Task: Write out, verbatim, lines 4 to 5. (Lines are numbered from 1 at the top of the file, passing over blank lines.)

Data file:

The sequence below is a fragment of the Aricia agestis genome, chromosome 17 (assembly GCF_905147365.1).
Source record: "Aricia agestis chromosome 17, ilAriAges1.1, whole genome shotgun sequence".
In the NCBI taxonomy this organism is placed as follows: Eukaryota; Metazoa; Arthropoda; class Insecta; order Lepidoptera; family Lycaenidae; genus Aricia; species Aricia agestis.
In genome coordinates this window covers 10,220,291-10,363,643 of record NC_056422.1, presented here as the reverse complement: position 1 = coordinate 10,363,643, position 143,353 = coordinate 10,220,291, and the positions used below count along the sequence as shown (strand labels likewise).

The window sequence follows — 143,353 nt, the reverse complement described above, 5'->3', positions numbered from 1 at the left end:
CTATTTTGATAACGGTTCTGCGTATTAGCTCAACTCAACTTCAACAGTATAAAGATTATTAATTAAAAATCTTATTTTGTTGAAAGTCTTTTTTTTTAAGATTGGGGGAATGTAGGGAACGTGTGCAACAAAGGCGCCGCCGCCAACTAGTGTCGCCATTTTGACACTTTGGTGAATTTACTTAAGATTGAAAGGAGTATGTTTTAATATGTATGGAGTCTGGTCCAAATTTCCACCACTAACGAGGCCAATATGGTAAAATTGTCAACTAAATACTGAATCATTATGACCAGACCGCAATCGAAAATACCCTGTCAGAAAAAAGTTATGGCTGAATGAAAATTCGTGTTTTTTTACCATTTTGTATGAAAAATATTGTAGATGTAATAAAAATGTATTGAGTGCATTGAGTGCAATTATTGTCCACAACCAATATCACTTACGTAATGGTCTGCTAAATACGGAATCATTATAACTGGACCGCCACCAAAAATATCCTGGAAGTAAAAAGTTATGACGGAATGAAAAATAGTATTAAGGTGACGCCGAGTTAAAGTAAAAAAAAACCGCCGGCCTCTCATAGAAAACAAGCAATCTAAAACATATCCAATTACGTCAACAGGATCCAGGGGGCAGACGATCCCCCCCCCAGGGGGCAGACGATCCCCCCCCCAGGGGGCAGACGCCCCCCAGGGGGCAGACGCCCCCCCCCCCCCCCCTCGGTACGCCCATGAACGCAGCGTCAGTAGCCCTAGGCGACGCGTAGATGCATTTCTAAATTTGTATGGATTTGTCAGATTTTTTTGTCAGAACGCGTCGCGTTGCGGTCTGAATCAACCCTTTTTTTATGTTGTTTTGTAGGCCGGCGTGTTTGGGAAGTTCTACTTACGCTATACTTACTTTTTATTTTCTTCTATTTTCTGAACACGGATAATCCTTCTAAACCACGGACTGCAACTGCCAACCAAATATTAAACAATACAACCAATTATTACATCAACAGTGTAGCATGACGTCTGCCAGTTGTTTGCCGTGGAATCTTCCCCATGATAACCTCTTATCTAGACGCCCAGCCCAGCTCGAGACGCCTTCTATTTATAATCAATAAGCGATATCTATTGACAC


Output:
In genome coordinates this window covers 10,220,291-10,363,643 of record NC_056422.1, presented here as the reverse complement: position 1 = coordinate 10,363,643, position 143,353 = coordinate 10,220,291, and the positions used below count along the sequence as shown (strand labels likewise).

The window sequence follows — 143,353 nt, the reverse complement described above, 5'->3', positions numbered from 1 at the left end: